In western New York, March 28th was more winter-like than spring. I left the house in a steady snowfall. The anti-lock brakes on the car struck metal and sprang a fear in my gut as I came off the Ridge Road with a series of spastic slides. At the bottom of the hill I looked at my potential two-hour drive into Lake Effect country and wondered, did I really want to go steelhead fishing now?
Finding public access for steelhead fishing on the Cattaraugus watershed is becoming more difficult every year, it seems, but I know a few modest streams that still draw the big Lake Erie runners every spring and autumn. I got on one of them as the great Zoar Valley swung its winter drapes around my walk.
No matter how early in the morning I got to this stream, it seemed there was always a truckload of anglers plodding just ahead of me. With a two-mile hike into the gorge and back again, I would meet up with half a dozen guys today, most of them hauling spin rod gear and egg-sacs. Very few trout had been seen, although one fellow did connect and was hauling his fish out on a chain. “You should’ve been here three days ago.” Another fellow said, “You should’ve been here three weeks ago!” Well, that’s just my luck, I thought, but my instincts told me otherwise. There were fish here then, but the big push had yet to come.
I spoke with two fly-fishermen who had driven nearly three hours to get here. They approached me through the deep snow of the bank, dejection in their voices. “Are you seeing any?” I answered by saying that I hadn’t been, but I was keeping a hopeful eye on the water.
“The fish will probably be here after the first good thaw brings the water level up. Anyhow, it looks like we drove all this way for nothing.”
I agreed that it sure would be nice to tangle with a fish, to see a few of the many that are typically in the Zoar by middle March. But really, wasn’t there more to this experience than hauling in big rainbows?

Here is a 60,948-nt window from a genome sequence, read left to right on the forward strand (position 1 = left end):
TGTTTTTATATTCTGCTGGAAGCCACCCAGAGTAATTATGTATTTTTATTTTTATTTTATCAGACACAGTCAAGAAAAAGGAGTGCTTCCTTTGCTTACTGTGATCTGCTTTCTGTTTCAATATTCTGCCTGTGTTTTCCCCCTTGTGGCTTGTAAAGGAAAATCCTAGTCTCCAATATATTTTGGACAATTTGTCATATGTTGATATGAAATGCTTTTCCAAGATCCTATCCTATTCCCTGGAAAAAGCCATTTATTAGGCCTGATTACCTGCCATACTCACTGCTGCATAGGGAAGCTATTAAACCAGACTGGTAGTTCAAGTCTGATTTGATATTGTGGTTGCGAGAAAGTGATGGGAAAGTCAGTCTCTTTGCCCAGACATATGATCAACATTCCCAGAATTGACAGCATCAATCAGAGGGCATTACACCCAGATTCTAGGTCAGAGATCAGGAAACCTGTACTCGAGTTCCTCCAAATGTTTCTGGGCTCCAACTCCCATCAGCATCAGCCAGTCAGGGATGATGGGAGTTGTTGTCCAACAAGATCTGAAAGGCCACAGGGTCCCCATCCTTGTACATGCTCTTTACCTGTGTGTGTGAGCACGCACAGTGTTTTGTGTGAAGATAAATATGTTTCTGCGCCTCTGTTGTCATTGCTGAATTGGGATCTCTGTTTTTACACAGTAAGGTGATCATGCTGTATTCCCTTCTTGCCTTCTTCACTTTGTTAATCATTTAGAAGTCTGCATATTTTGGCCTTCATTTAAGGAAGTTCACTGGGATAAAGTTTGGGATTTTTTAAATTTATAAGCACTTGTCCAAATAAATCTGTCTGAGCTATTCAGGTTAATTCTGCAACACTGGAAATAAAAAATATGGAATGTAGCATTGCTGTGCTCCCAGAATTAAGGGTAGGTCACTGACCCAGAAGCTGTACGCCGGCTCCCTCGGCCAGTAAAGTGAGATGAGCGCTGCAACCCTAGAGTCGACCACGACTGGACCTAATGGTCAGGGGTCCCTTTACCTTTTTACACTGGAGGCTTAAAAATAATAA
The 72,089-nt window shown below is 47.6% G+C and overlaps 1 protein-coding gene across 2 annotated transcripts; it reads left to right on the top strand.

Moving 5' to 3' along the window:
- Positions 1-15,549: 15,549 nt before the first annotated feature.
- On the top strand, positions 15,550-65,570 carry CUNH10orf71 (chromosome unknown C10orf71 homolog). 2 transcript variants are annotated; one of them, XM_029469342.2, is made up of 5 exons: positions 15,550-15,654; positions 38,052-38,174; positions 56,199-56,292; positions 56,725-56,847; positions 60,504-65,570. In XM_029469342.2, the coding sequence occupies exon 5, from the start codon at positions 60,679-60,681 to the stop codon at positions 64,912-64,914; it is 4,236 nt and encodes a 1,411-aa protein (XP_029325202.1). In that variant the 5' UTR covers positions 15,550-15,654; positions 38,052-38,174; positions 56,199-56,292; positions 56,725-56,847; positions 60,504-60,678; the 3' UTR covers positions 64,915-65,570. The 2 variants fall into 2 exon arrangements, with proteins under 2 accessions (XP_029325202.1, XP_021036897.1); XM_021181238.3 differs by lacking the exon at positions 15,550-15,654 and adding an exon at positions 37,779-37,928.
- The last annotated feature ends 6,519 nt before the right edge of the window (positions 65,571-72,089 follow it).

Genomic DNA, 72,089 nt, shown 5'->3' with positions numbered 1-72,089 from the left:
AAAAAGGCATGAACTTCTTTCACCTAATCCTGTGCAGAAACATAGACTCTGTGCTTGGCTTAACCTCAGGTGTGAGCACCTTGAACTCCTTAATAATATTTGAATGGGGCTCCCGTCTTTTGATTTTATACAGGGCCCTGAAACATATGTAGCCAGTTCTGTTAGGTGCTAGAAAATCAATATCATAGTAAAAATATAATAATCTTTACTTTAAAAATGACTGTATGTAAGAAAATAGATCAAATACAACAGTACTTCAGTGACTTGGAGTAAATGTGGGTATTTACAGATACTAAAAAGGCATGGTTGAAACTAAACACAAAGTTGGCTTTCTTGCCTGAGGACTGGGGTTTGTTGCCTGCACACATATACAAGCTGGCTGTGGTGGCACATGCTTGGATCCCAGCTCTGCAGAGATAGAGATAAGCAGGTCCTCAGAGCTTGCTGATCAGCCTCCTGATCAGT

This was steelhead weather, in my estimation. Snowy but not too cold. There was beauty in the gorge, if you didn’t mind the fact that winter was taking its sweet time in bidding us farewell. I looked around at the scenery and felt the prospect of better days coming. I was waiting for someone to say, “Well, it’s good to get out anyway.”
I saw the first fish when I was nearly back to the bridge. A large steelhead swam out from the tail of a pool into deeper water near a log-jam. A flyfisher approached soon after and we started talking as I made a few casual casts with a streamer. Tony was an interesting guy about my own age with some personal issues I could easily relate to. I more or less forgot about the fish until Tony pointed at the water and exclaimed, “There’s one!”
I didn’t see the porpoise motion from the cloudy water, but I told my acquaintance to go ahead and give it a shot. I gave him room and checked out the lower pool. Neither one of us connected then, but our talk was good.
I told him I didn’t like the media noise coming from the Far Right of the political spectrum. I told him I was no great fan of Big Government, but nobody was about to confiscate our guns and fly rods for a while. I told him I had issues with the late Fran Betters of Ausable River fame. Tony and I had stories of camping at Ausable’s Wilmington Notch. After he said farewell and headed upstream, I retied my fly and immediately got a strike. The hook-up was a brief one. It was solid but all too short. It was Thursday’s first communication with the great beyond.
I was “Zoaring,” I decided. Getting the most out of my Cattaraugus steelhead hunt even though the prospect for a fish seemed almost hopeless. Zoaring took me into a scenic gorge. It allowed good words with fellow anglers. It opened the door to April days. It almost changed a bleak perspective into a bright one.